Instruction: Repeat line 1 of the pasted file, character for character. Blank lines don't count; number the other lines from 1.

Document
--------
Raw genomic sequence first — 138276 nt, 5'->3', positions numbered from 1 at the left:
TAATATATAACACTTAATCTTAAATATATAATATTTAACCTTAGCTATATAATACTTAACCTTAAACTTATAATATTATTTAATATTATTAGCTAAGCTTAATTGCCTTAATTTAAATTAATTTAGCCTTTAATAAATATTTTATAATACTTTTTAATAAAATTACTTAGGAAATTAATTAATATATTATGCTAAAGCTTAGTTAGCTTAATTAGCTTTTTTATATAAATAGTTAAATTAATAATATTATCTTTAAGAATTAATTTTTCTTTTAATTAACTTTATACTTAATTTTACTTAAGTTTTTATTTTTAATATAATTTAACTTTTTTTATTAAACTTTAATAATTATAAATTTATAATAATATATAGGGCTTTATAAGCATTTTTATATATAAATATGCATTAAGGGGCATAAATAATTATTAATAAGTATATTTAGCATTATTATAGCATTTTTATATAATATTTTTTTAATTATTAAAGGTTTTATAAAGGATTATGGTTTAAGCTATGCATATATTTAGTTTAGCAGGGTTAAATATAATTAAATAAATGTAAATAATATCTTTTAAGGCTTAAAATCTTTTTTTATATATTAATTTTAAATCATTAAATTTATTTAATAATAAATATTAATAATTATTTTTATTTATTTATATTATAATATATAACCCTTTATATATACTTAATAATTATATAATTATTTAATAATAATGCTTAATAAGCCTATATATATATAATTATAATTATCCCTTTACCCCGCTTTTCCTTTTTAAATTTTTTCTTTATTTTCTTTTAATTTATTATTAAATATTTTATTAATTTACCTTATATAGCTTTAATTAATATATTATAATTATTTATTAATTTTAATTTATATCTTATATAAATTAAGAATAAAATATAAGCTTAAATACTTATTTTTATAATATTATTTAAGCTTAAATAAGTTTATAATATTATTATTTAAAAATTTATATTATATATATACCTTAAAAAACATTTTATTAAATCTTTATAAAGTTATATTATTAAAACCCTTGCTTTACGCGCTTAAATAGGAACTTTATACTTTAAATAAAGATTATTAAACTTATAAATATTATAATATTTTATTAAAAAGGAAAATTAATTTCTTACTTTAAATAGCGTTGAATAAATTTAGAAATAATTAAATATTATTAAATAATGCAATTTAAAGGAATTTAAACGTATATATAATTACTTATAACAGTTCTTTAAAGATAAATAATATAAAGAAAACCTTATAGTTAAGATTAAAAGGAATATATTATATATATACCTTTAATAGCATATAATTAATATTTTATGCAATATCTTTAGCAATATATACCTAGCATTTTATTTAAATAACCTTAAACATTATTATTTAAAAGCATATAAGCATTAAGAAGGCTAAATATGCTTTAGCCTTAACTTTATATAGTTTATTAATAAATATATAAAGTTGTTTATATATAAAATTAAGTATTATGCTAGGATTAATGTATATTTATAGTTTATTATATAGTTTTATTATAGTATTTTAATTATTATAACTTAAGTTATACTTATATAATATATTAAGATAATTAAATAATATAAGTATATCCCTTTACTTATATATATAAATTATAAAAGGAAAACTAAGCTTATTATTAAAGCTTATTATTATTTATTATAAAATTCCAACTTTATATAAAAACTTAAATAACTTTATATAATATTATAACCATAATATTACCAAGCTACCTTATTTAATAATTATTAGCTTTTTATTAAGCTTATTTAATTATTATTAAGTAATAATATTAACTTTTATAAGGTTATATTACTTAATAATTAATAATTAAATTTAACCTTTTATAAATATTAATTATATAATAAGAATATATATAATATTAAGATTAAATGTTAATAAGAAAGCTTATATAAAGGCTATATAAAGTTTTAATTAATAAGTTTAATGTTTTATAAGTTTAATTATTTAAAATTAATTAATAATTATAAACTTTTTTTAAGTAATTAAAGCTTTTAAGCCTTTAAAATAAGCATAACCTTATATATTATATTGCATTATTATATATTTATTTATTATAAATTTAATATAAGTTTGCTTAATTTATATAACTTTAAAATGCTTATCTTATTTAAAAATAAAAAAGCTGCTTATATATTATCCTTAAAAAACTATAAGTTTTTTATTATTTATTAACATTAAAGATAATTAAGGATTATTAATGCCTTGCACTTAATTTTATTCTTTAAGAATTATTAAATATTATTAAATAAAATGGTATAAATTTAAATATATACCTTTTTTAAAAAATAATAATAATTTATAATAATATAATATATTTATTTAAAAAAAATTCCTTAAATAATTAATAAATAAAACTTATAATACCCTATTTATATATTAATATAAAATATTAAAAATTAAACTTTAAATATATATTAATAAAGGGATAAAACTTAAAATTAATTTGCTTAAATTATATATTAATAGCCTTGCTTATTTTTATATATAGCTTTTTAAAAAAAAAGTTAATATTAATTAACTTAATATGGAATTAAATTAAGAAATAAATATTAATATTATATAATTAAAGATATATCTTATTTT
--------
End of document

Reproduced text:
Raw genomic sequence first — 138276 nt, 5'->3', positions numbered from 1 at the left: